could work in the native language.

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Re: [sldev] Re: LSL and geometry hierarchy issues

Taran Rampersad
Argent Stonecutter wrote:
> You don't need an OO runtime to write OO code or even run an OO
> language. That's the trap that all the hardware guys fell into in the
> '80s, with TRON and the Intel iAPX432 and the Symbolics LISP engine.
> Trying to design an ABI around language requirements, even to a lesser
> extent, ended up causing problems - consider the VAX with its myriad
> stack frame formats, even the Intel x86 segmentation and the Sparc
> register windows.
Right, I'm with you.

>
> Now imagine a low level runtime, like for a Forth threaded runtime or
> one of the minimal Schemes - remember, your base Scheme (SIOD) or Lisp
> 1.5 isn't object oriented in the same sense as Java or Smalltalk, they
> just have the tools that make objects just fall out of a minimal
> discipline. You can create a "compiler" that's no more complex than a
> HLL runtime interpreter, that takes something like the Forth fragment
> I posted earlier or something like
>
> (state default '(
>  (event state_entry '(
>   (cond (eq owner (llGetOwner)) ... ]
>
> These languages have, in common, the fact that it's really easy to
> compile other code into them. They are also high enough level that you
> don't need a validator: you can build a hard sandbox into the runtime.
>
> So then the client would compile your LSL into Forth or Scheme. If you
> wanted to write in the new underlying language directly, you'd do
> that. And you wouldn't need much of a library facility to create a
> canned "SL-Lua" or "SL-Ruby" runtime that you could call out to from
> the script, that wouldn't need to be replicated on the sim.
I like this. Really.
> Much safer than Mono. Much faster than LSL, especially for people who
> could work in the native language.
Anything named after a kissing disease is suspect in my book (and I said
as much to de Icaza at LinuxWorld in 2005). Reinventing .Net never made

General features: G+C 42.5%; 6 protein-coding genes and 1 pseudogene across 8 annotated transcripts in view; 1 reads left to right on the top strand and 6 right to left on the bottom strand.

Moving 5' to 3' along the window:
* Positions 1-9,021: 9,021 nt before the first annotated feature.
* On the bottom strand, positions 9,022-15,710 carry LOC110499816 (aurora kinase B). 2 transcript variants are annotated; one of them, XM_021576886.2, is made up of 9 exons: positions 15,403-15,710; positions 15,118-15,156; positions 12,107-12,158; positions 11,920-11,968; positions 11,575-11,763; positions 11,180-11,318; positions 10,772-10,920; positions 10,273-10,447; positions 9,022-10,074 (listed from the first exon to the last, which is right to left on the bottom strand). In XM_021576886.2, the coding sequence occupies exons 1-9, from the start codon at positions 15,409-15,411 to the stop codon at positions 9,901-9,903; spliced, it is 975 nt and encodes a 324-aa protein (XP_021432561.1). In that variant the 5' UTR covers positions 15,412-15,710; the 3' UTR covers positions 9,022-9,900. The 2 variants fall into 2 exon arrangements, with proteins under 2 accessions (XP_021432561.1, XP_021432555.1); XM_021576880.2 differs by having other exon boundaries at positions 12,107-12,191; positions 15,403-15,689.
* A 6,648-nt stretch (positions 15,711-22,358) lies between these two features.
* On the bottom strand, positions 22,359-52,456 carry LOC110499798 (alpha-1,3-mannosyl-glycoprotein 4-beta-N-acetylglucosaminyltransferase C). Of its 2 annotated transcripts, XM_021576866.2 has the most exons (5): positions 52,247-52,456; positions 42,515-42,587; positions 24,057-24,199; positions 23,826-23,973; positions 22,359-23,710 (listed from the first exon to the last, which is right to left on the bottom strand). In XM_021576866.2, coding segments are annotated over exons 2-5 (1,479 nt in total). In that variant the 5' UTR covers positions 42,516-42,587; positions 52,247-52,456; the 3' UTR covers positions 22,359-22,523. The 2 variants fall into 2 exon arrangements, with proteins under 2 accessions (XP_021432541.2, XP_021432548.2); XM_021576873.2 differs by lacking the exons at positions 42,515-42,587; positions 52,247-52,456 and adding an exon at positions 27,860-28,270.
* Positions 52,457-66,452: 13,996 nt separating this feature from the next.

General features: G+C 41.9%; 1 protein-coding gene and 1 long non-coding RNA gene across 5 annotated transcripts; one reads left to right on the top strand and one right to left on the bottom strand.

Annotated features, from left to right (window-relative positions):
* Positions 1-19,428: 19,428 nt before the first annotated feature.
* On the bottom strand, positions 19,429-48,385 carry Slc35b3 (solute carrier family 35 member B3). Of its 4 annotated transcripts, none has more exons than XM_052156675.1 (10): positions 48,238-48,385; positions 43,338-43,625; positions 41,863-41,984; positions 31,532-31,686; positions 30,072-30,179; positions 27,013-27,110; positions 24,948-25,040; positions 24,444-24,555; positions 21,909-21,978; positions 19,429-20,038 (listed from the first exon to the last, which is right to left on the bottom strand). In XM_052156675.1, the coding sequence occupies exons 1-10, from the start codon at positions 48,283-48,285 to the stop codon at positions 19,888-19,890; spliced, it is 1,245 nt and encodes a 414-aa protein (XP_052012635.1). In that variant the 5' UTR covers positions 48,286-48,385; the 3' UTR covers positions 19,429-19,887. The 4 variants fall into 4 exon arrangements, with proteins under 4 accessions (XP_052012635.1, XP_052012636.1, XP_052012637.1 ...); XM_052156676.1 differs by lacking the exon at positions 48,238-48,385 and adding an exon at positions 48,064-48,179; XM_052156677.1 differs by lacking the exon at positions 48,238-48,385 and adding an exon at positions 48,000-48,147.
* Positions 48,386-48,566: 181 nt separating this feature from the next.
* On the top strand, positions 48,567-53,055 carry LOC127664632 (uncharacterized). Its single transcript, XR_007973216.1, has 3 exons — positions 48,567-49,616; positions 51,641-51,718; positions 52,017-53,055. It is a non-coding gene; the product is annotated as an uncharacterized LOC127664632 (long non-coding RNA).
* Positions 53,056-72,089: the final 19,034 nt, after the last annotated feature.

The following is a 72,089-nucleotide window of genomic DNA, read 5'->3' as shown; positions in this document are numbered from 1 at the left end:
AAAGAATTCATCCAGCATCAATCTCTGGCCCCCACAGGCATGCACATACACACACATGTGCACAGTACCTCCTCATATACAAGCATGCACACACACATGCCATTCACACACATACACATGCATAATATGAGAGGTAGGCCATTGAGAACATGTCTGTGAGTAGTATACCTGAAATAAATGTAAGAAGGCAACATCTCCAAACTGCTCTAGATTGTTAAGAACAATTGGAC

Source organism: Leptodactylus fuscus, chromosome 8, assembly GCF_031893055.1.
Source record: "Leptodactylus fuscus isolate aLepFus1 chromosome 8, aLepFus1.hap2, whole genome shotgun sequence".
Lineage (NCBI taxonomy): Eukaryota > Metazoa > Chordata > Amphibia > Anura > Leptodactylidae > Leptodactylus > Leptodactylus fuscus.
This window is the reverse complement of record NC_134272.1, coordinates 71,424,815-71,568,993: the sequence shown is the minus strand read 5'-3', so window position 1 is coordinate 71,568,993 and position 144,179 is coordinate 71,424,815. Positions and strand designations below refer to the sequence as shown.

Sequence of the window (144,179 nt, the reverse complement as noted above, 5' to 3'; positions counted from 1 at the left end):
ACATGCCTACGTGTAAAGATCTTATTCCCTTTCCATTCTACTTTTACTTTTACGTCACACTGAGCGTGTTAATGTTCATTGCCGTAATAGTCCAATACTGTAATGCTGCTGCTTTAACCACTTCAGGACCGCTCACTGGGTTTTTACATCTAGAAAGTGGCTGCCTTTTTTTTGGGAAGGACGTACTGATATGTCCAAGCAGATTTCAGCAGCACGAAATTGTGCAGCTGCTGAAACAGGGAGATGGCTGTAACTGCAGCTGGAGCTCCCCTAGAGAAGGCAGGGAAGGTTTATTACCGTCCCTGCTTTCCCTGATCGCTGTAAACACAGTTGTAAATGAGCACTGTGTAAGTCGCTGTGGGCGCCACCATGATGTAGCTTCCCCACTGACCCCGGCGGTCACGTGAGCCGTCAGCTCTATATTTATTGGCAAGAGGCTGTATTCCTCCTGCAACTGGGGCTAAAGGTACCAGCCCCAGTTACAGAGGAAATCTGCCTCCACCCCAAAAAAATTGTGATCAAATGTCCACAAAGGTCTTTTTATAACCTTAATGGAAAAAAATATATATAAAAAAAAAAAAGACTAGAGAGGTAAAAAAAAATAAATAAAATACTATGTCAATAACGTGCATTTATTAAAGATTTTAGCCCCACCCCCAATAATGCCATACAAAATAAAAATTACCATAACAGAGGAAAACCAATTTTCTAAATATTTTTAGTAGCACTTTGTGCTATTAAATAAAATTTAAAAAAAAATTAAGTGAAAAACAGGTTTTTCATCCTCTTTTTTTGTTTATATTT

sense to me, but that is a separate topic. Too much FOSS politics
involved in YAAL (Yet Another Abstraction Layer).

Lisp is really what I would like to develop in for larger projects in a
3d environment. Problem is that Lisp just never became 'popular' - no
marketing engine behind it. Sort of like Forth. Meanwhile, Logo had
better advertising (and THAT statement is for the older audience).

--
Taran Rampersad
[hidden email]

http://www.knowprose.com
http://www.your2ndplace.com
http://www.opendepth.com
http://www.flickr.com/photos/knowprose/

"Criticize by Creating" - Michelangelo
"The present is theirs; the future, for which I really worked, is mine." - Nikola Tesla

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Re: [sldev] Re: LSL and geometry hierarchy issues

Mark Meijer-4
In reply to this post by Argent Stonecutter
On 21/01/2008, Argent Stonecutter <[hidden email]> wrote:
> Mark Meijer:
> > Actually I think Lua would be a brilliant candidate. I don't know
> > where you got the idea that it's heavy.
>
> Remember the constraints scripts run under.

All valid points, no doubt about it. And I'll have to admit that Lua
bytecode is not exactly known for being concise. But all things
considered, I still think Lua is a great candidate.


> First, concurrency.
>
> In a typical application where these scripting languages are used you
> typically have to deal with a few hundred concurrently executing
> scripts at the most. In SL, you have thousands... it's not unknown
> for a single avatar to have a thousand active scripts. That means
> that a context switch between one script at the lest can not be
> significantly more expensive than a subroutine call.

There are several ways in which concurrency of the level you describe
can be addressed with Lua, be it with built-in language features, a
cleverly programmed host, 3rd party libraries, or any combination
thereof. Depending on how you do it, even context switches may be a
non-issue.


> Second, migration.
>
> When a macro avatar with several hundred scripted prims crosses a sim
> border, every one of those scripts has to be serialized, copied to
> the new sim, restored, and restarted. The easiest and most efficient
> way to do this is to use relative pointers for everything, and have
> the virtual machine operate on that basis... then the memory image is
> automatically serialized. But converting an existing VM for do that,